food with sam man­ner­ing

Some make mar­malade with or­anges, others pre­fer the tang of grape­fruit. Ei­ther way, Padding­ton’s favourite is a fun­da­men­tal part of break­fast.

Sunday Star-Times - Sunday Magazine - - NEWS - Pho­to­graph Styling/ Sam Man­ner­ing

Padding­ton Bear and I share a love of two things: duf­fle coats and mar­malade. Much like him, I couldn’t imag­ine break­fast without the lat­ter.

The word “mar­malade” is ac­tu­ally Por­tuguese, and his­tor­i­cally re­ferred to a sort of quince paste, or marme­lada, a name that seemed to be used loosely for any kind of set fruit paste. Henry VIII re­ceived a box of “mar­mal­adoo” from some­body sup­pos­edly keen on keep­ing their neck. Cit­rus fruit in Eng­land be­came in­creas­ingly avail­able from about the 17th cen­tury, and so it grad­u­ally evolved into the mar­malade we en­joy to­day.

I’m much more fond of the gutsy tang of grape­fruit, but you can use large navel or­anges if you pre­fer a sweeter end re­sult. I’m lucky enough to have half a dozen an­cient grape­fruit trees in the park next to my café. At this time of year, the fruit speck­les the stately old trees like bright yel­low baubles, and it’s a race be­tween me and the birds.

As well as spread­ing mar­malade on your toast or good crum­pet (as pic­tured), you could stir a cou­ple of ta­ble­spoons into a sim­ple cake bat­ter or use it to flavour a cream cheese ic­ing; even on top of a good vanilla ice­cream it’s pretty de­li­cious. My friend Char­lie makes the best mar­malade I’ve ever had; the fol­low­ing recipe is about as close as I man­age to get to it.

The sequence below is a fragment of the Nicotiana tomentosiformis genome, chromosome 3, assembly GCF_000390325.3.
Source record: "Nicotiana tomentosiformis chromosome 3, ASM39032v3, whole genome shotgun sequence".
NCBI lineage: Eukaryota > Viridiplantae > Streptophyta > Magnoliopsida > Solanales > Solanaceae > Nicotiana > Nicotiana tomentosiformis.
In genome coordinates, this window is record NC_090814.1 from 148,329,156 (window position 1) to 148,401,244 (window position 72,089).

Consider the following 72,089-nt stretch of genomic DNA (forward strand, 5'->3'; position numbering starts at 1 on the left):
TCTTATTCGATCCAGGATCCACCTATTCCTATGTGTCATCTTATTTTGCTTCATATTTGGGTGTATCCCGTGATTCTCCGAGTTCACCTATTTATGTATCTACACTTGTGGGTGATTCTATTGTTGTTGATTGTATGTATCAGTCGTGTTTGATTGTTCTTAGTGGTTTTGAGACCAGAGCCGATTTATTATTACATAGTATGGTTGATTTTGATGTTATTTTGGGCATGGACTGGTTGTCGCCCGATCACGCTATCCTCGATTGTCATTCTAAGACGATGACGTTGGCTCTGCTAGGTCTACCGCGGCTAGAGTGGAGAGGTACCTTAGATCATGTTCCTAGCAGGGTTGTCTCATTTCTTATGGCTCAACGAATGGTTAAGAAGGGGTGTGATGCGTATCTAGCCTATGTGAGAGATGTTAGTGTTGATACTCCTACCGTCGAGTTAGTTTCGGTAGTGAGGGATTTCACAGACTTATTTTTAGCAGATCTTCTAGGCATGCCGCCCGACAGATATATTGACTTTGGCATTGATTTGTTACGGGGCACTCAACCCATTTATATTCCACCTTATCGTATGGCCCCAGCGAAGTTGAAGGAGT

GRAPE­FRUIT MAR­MALADE

Prep time: 15 min­utes Cook time: 30 min­utes 5 grape­fruit Wa­ter Brown sugar Wash the fruit if nec­es­sary, then quar­ter and chop or slice finely, de­pend­ing on how coarse or fine you like your mar­malade. I slice mine be­cause I like to have long strands of fruit; I think it looks rather nice. Do not chop the fruit in a food pro­ces­sor – this will make the end re­sult cloudy.

Mea­sure out the chopped fruit by vol­ume, and mea­sure out an equal vol­ume of wa­ter and of brown sugar. Com­bine the fruit and wa­ter in a large, heavy­based saucepan and bring to a boil over a high heat. Slowly add the sugar while stir­ring, and con­tinue to boil for 5-10 min­utes, gen­tly stir­ring oc­ca­sion­ally. By this point, it should be at set­ting point.

To test for the set­ting point, place a tea­spoon of mar­malade on a cold plate. When it has cooled, drag a fin­ger through the mar­malade; it is ready if the chan­nel made in it re­mains open and clear. If the chan­nel closes in, it is not ready yet.

Ster­ilise your jars by wash­ing them in hot soapy wa­ter, then heat­ing in a 100C oven for 15 min­utes. Wash lids in hot soapy wa­ter and dry them thor­oughly with a pa­per towel. Or you can run the jars and lids through the dish­washer.

Pour the hot mar­malade into the hot jars and close the jars while still hot – the cool­ing mar­malade will cre­ate a vac­uum and seal the jars.

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